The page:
It was 6 a.m. on September 1, 1991. I was 20 and in a deep sleep in my childhood bedroom. I had come home for a few months and found that there was no comfort like the familiar bed where you've slept your entire life. My sister tapped me on the shoulder gently to wake me up. She whispered in my ear and I jumped out of bed. It was the worst day of my life.
Thousands of memories were flashing through my head, but none as vivid as the day, many years earlier, when I was called out of class in the 6th grade.
I was told by my history teacher to head my counselor's office. He wanted to have a chat. Earlier that week, my mother had told me she had some bad news from the doctor's office. She just received some test results she had been waiting for and learned what she says she already knew. She had breast cancer.
My counselor sat with me for an hour and we talked about what I thought was going to happen to my mother. The whole thing was surreal. Up until that moment, my biggest concern in life was having a good day at baseball practice. I was told that my mother's chances were very good; the cancer was caught in time and although she was going to have a tough road ahead, ultimately she would be just fine.
A year later, after many rounds of chemotherapy and a mastectomy, she battled back and was doing very well. She beat cancer. She switched jobs shortly thereafter and she was always trying to find a job with more flexibility and better wages so she could raise her kids more comfortably.
Needless to say, it was a constant battle – it's not easy raising 4 kids as a single mother. Insurance coverage was very hard to come by because my mom now had a history of cancer – this became what they call a 'pre-existing condition' – easy access to coverage just wasn't going to happen.
Many years later, I was sitting on the couch and talking with my mother in the living room. She had tears in her eyes and reached over to grab my hand. She placed my hand just above her stomach where I felt a very hard knot about the size of a golf ball. The cancer had returned, only this time was different. She had grown so frustrated with her insurance coverage denials that she started to neglect her own health care. She was exhausted and given up even though there may have been other options for her. She wasn't going for regular doctor visits or check-ups. She ignored all the warning signs and the cancer had spread. She was told she would die within the year.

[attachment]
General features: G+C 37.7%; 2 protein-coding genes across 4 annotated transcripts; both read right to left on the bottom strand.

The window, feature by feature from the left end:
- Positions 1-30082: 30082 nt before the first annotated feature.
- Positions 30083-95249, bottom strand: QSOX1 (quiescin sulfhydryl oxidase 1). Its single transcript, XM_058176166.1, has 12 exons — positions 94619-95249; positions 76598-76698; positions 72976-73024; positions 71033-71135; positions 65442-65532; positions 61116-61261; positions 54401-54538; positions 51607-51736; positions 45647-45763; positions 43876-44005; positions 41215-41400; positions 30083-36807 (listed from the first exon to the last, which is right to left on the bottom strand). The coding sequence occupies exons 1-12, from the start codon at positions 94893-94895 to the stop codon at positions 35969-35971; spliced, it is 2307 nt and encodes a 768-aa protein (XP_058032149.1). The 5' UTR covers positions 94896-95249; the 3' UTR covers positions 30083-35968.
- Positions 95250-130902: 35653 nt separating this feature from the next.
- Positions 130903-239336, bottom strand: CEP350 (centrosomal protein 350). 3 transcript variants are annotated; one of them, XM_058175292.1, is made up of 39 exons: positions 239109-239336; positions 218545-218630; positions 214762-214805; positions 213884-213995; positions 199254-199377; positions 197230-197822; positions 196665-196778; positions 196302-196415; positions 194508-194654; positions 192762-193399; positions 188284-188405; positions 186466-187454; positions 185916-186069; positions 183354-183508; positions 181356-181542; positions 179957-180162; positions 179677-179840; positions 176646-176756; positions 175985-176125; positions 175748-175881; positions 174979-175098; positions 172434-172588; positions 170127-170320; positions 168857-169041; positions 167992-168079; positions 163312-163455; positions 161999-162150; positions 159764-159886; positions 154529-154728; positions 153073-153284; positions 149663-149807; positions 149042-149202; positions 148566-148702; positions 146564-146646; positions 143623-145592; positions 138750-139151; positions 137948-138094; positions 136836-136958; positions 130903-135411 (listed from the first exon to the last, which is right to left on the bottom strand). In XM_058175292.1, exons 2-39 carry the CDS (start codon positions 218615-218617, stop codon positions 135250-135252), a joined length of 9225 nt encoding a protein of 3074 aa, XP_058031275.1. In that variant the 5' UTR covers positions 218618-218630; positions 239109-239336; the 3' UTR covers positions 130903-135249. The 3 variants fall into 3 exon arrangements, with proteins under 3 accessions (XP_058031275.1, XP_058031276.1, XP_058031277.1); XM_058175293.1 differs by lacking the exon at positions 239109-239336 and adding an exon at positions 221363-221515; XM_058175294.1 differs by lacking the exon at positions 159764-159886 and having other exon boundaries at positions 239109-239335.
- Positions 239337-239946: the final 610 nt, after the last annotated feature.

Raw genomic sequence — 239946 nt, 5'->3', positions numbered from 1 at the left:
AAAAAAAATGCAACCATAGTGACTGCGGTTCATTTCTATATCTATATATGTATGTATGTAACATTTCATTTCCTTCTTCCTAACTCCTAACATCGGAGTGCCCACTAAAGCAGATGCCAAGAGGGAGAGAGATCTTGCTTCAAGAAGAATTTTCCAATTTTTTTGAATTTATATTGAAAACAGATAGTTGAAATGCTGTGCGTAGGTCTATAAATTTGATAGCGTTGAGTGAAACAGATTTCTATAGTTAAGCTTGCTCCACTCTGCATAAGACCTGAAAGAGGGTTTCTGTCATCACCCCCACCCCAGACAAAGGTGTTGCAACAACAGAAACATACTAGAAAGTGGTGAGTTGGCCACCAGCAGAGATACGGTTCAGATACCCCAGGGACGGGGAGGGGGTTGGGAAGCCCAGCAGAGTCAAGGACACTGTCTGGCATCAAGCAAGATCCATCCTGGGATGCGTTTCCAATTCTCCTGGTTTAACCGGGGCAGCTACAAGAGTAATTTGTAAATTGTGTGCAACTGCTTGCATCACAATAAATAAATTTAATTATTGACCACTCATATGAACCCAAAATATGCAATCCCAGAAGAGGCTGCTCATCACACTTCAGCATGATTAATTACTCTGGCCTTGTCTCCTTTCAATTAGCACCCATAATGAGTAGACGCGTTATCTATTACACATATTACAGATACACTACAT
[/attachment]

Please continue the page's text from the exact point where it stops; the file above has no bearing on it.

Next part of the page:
She decided to live her last months in her own home. She opted for hospice care and my sisters and I all moved back into the house to help look after her. We watched as she lost weight, struggled to do everyday tasks, and eventually just started to fade away. She was gaunt, her skin began to yellow and she was starting to forget her own children due to the pain medication she was taking.
"Mom has passed away." I'll never forget those words my sister whispered in my ear. My mother, Rebecca Estrada, was only 49-years-old.
I'm not a Democrat nor a Republican. I think both parties have serious flaws. I'm more of a skeptic by nature. I don't like the backroom deals that go on in congress to have legislation passed. The "what are you going to do for me?" attitude has made our political system so infuriating. It really helps you understand why seven presidents have tried and failed to pass a bill changing our health care system.
But whether you agree or disagree with the health care bill, there is language that I am happy to see. If passed, one can no longer be denied health coverage because of a pre-existing condition. Now, I know, my mother made mistakes and didn't take advantage of many programs that could have helped her, but no one should be denied health coverage because of an illness they've had to fight.
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